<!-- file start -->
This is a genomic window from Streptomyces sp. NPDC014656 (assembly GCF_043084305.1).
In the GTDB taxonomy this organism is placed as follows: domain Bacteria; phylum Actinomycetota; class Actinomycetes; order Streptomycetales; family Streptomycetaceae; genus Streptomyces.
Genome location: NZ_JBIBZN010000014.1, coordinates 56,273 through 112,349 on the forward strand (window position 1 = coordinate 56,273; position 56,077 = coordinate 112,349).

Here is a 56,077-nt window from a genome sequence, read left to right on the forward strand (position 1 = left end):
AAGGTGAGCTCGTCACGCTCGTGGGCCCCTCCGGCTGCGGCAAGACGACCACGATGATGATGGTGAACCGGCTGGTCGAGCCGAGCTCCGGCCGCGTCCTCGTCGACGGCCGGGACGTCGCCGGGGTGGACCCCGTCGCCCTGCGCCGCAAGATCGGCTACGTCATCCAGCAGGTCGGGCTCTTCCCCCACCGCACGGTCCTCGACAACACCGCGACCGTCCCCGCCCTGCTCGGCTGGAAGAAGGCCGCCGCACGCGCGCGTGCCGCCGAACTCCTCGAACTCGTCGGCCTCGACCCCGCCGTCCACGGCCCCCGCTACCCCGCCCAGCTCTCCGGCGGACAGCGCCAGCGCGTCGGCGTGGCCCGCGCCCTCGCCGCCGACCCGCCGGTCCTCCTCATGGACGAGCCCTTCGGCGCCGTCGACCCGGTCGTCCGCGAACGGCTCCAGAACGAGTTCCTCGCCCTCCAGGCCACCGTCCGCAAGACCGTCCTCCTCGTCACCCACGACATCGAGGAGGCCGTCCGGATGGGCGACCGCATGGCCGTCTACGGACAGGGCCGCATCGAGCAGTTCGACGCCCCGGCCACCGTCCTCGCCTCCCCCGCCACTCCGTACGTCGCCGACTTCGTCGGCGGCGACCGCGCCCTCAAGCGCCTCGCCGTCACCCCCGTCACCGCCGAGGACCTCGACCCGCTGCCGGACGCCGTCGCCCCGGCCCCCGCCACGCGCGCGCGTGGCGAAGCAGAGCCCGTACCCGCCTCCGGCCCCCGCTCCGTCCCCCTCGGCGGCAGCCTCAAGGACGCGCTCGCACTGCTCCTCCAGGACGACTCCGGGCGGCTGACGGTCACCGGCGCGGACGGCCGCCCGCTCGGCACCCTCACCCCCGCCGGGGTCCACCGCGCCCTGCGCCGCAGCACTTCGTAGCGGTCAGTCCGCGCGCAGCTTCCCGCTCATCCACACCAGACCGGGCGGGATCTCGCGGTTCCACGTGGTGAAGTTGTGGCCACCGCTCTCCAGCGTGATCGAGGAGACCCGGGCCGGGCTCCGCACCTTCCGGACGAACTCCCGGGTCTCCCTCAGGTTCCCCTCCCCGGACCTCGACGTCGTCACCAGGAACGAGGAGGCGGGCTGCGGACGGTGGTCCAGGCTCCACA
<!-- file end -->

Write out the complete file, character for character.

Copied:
This is a genomic window from Streptomyces sp. NPDC014656 (assembly GCF_043084305.1).
In the GTDB taxonomy this organism is placed as follows: domain Bacteria; phylum Actinomycetota; class Actinomycetes; order Streptomycetales; family Streptomycetaceae; genus Streptomyces.
Genome location: NZ_JBIBZN010000014.1, coordinates 56,273 through 112,349 on the forward strand (window position 1 = coordinate 56,273; position 56,077 = coordinate 112,349).

Here is a 56,077-nt window from a genome sequence, read left to right on the forward strand (position 1 = left end):
AAGGTGAGCTCGTCACGCTCGTGGGCCCCTCCGGCTGCGGCAAGACGACCACGATGATGATGGTGAACCGGCTGGTCGAGCCGAGCTCCGGCCGCGTCCTCGTCGACGGCCGGGACGTCGCCGGGGTGGACCCCGTCGCCCTGCGCCGCAAGATCGGCTACGTCATCCAGCAGGTCGGGCTCTTCCCCCACCGCACGGTCCTCGACAACACCGCGACCGTCCCCGCCCTGCTCGGCTGGAAGAAGGCCGCCGCACGCGCGCGTGCCGCCGAACTCCTCGAACTCGTCGGCCTCGACCCCGCCGTCCACGGCCCCCGCTACCCCGCCCAGCTCTCCGGCGGACAGCGCCAGCGCGTCGGCGTGGCCCGCGCCCTCGCCGCCGACCCGCCGGTCCTCCTCATGGACGAGCCCTTCGGCGCCGTCGACCCGGTCGTCCGCGAACGGCTCCAGAACGAGTTCCTCGCCCTCCAGGCCACCGTCCGCAAGACCGTCCTCCTCGTCACCCACGACATCGAGGAGGCCGTCCGGATGGGCGACCGCATGGCCGTCTACGGACAGGGCCGCATCGAGCAGTTCGACGCCCCGGCCACCGTCCTCGCCTCCCCCGCCACTCCGTACGTCGCCGACTTCGTCGGCGGCGACCGCGCCCTCAAGCGCCTCGCCGTCACCCCCGTCACCGCCGAGGACCTCGACCCGCTGCCGGACGCCGTCGCCCCGGCCCCCGCCACGCGCGCGCGTGGCGAAGCAGAGCCCGTACCCGCCTCCGGCCCCCGCTCCGTCCCCCTCGGCGGCAGCCTCAAGGACGCGCTCGCACTGCTCCTCCAGGACGACTCCGGGCGGCTGACGGTCACCGGCGCGGACGGCCGCCCGCTCGGCACCCTCACCCCCGCCGGGGTCCACCGCGCCCTGCGCCGCAGCACTTCGTAGCGGTCAGTCCGCGCGCAGCTTCCCGCTCATCCACACCAGACCGGGCGGGATCTCGCGGTTCCACGTGGTGAAGTTGTGGCCACCGCTCTCCAGCGTGATCGAGGAGACCCGGGCCGGGCTCCGCACCTTCCGGACGAACTCCCGGGTCTCCCTCAGGTTCCCCTCCCCGGACCTCGACGTCGTCACCAGGAACGAGGAGGCGGGCTGCGGACGGTGGTCCAGGCTCCACA